Just in time for the 20th anniversary of Kurt Cobain's death and Nirvana's upcoming induction into the Rock and Roll Hall of Fame, Seattle police have released some new photos from the scene of his death.
Initial reports stating that police had reopened the case of Cobain's death were incorrect. Rather, a detective on the case re-examined the case files; and in doing so, he discovered four rolls of undeveloped film shot at the suicide scene.
Now police have released two previously unreleased photos from those rolls. They do not show Cobain or the shotgun used in his death, but rather some of his belongings.
One of the photos shows a box of apparent drug paraphernalia: a spoon and what appears to be needles on the floor alongside a pair of sunglasses and a half-smoked cigarette. The other shows a closed paraphernalia box along with some money, a pack of cigarettes, and a wallet that seems to include Cobain's ID.
"There was nothing earth-shattering in any of these images," police spokeswoman Renee Witt told the Associated Press. "The detective went into the case files to refresh himself. The outcome of the case has not changed."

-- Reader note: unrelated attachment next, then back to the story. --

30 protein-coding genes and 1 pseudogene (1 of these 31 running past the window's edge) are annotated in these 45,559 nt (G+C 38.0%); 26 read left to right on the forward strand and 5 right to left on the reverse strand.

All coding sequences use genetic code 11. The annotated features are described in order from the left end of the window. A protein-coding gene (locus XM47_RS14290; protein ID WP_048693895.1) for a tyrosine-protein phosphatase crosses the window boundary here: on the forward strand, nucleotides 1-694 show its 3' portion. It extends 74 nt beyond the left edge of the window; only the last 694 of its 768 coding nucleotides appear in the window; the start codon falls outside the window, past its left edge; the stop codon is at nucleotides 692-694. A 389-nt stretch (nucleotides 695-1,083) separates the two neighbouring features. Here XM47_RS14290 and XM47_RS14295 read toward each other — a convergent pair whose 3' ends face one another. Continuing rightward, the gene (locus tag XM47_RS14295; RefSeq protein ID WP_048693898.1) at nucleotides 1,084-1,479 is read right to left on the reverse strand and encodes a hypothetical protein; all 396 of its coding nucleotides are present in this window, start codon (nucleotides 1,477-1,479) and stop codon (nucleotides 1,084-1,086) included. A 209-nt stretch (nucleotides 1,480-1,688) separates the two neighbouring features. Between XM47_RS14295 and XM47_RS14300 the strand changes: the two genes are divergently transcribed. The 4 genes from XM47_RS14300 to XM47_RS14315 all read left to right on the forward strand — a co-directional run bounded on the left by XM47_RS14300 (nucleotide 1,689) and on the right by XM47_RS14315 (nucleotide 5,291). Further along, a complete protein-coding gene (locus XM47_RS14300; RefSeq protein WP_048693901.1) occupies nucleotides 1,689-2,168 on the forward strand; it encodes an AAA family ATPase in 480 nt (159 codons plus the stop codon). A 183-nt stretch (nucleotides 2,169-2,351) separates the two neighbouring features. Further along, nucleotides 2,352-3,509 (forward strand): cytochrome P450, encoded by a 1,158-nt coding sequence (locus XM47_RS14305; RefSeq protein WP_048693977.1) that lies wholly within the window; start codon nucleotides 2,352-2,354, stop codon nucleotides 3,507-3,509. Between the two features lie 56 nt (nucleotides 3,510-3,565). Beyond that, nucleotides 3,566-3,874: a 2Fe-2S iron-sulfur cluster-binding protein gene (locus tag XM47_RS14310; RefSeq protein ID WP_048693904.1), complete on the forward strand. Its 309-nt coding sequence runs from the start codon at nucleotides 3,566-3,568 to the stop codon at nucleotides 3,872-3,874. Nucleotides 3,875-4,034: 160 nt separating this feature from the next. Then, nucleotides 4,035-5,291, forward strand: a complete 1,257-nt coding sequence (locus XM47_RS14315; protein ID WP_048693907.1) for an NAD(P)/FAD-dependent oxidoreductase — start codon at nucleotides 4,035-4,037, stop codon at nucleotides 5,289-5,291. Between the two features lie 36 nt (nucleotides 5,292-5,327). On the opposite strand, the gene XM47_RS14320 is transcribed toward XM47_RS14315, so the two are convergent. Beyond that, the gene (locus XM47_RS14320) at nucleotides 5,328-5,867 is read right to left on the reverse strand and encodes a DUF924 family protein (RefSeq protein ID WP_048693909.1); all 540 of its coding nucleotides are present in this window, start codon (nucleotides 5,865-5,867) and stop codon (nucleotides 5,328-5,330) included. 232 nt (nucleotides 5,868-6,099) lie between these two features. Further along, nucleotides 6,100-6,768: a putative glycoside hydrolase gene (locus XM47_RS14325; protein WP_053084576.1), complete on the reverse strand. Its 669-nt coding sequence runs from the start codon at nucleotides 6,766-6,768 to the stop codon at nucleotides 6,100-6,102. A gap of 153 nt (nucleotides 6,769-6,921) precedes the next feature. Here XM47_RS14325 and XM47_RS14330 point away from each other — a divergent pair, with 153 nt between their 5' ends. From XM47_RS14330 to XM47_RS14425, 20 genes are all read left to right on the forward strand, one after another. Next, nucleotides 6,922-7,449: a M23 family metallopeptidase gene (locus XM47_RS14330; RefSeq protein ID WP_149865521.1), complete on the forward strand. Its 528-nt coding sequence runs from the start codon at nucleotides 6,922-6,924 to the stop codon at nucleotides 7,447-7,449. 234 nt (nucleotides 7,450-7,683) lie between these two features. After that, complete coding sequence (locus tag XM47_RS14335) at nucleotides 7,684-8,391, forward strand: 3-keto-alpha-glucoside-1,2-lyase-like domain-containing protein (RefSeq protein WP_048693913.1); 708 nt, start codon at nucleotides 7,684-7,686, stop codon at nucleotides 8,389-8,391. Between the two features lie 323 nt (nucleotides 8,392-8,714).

The Nirvana frontman's struggle with drug addiction has been well documented. In fact, he went AWOL from a Los Angeles rehab center in the days prior to his death. His body was discovered in the greenhouse of his Seattle home on April 8, 1994. Police said that he had shot himself up with a large dose of heroin before shooting himself with a 20-gauge shotgun.
A few of Cobain's friends, including R.E.M. singer Michael Stipe, noted his downward spiral and tried to help. Stipe offered to collaborate with Cobain on a musical project, although it never came to fruition. "I was trying to offer a diversion to where he was at," Stipe once told me. He later dedicated the R.E.M. song "Let Me In" to Cobain. "I wrote that to Kurt, for Kurt, and about him," he told me, prior to the release of R.E.M.'s "Monster" in 1994. "His death profoundly affected me. I couldn't ignore it much longer."
Although his death was ruled a suicide, there have been conspiracy theories in books and films that suggest Cobain, then just 27, was murdered. "They're all very interesting," said Mike Ciesynski, the detective who re-examined the case, in a post on the Seattle Police Department blotter. "I can see why people have questions [about the case], but you can always point to something and say 'what if.'"
Ciesynski is once again trying to set the record straight. "Sometimes people believe what they read some of the disinformation from some of the books, that this was a conspiracy. That's completely inaccurate," he said. "It's a suicide. This is a closed case."